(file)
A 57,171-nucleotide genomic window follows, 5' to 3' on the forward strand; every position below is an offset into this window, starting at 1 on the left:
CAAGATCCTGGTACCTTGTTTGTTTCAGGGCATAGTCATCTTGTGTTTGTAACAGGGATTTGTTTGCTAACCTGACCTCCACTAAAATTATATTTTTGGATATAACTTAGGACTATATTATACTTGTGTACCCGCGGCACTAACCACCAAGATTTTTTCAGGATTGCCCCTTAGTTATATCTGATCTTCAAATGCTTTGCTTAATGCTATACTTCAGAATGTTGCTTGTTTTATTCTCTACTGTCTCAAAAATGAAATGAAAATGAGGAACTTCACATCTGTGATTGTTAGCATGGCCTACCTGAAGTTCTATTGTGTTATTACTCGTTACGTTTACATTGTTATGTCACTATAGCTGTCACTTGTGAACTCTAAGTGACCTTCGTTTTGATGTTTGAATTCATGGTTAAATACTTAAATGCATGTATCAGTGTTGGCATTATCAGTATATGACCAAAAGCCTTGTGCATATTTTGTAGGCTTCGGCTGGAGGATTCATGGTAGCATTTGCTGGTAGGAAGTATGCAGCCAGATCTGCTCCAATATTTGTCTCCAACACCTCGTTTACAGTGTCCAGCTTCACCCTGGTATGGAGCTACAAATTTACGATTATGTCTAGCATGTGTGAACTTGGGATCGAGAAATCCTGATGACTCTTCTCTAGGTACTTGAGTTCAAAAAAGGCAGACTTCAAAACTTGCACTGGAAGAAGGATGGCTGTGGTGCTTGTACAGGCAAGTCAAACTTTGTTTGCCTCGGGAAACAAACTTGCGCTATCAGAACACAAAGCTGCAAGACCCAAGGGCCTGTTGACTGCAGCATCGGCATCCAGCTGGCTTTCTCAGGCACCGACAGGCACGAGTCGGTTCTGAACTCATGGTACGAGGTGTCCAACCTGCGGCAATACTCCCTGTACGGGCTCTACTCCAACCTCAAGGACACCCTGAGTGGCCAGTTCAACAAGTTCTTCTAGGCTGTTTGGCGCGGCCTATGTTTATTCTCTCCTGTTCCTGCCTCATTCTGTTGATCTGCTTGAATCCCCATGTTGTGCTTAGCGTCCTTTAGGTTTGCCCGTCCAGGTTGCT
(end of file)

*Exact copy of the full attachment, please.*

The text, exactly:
A 57,171-nucleotide genomic window follows, 5' to 3' on the forward strand; every position below is an offset into this window, starting at 1 on the left:
CAAGATCCTGGTACCTTGTTTGTTTCAGGGCATAGTCATCTTGTGTTTGTAACAGGGATTTGTTTGCTAACCTGACCTCCACTAAAATTATATTTTTGGATATAACTTAGGACTATATTATACTTGTGTACCCGCGGCACTAACCACCAAGATTTTTTCAGGATTGCCCCTTAGTTATATCTGATCTTCAAATGCTTTGCTTAATGCTATACTTCAGAATGTTGCTTGTTTTATTCTCTACTGTCTCAAAAATGAAATGAAAATGAGGAACTTCACATCTGTGATTGTTAGCATGGCCTACCTGAAGTTCTATTGTGTTATTACTCGTTACGTTTACATTGTTATGTCACTATAGCTGTCACTTGTGAACTCTAAGTGACCTTCGTTTTGATGTTTGAATTCATGGTTAAATACTTAAATGCATGTATCAGTGTTGGCATTATCAGTATATGACCAAAAGCCTTGTGCATATTTTGTAGGCTTCGGCTGGAGGATTCATGGTAGCATTTGCTGGTAGGAAGTATGCAGCCAGATCTGCTCCAATATTTGTCTCCAACACCTCGTTTACAGTGTCCAGCTTCACCCTGGTATGGAGCTACAAATTTACGATTATGTCTAGCATGTGTGAACTTGGGATCGAGAAATCCTGATGACTCTTCTCTAGGTACTTGAGTTCAAAAAAGGCAGACTTCAAAACTTGCACTGGAAGAAGGATGGCTGTGGTGCTTGTACAGGCAAGTCAAACTTTGTTTGCCTCGGGAAACAAACTTGCGCTATCAGAACACAAAGCTGCAAGACCCAAGGGCCTGTTGACTGCAGCATCGGCATCCAGCTGGCTTTCTCAGGCACCGACAGGCACGAGTCGGTTCTGAACTCATGGTACGAGGTGTCCAACCTGCGGCAATACTCCCTGTACGGGCTCTACTCCAACCTCAAGGACACCCTGAGTGGCCAGTTCAACAAGTTCTTCTAGGCTGTTTGGCGCGGCCTATGTTTATTCTCTCCTGTTCCTGCCTCATTCTGTTGATCTGCTTGAATCCCCATGTTGTGCTTAGCGTCCTTTAGGTTTGCCCGTCCAGGTTGCT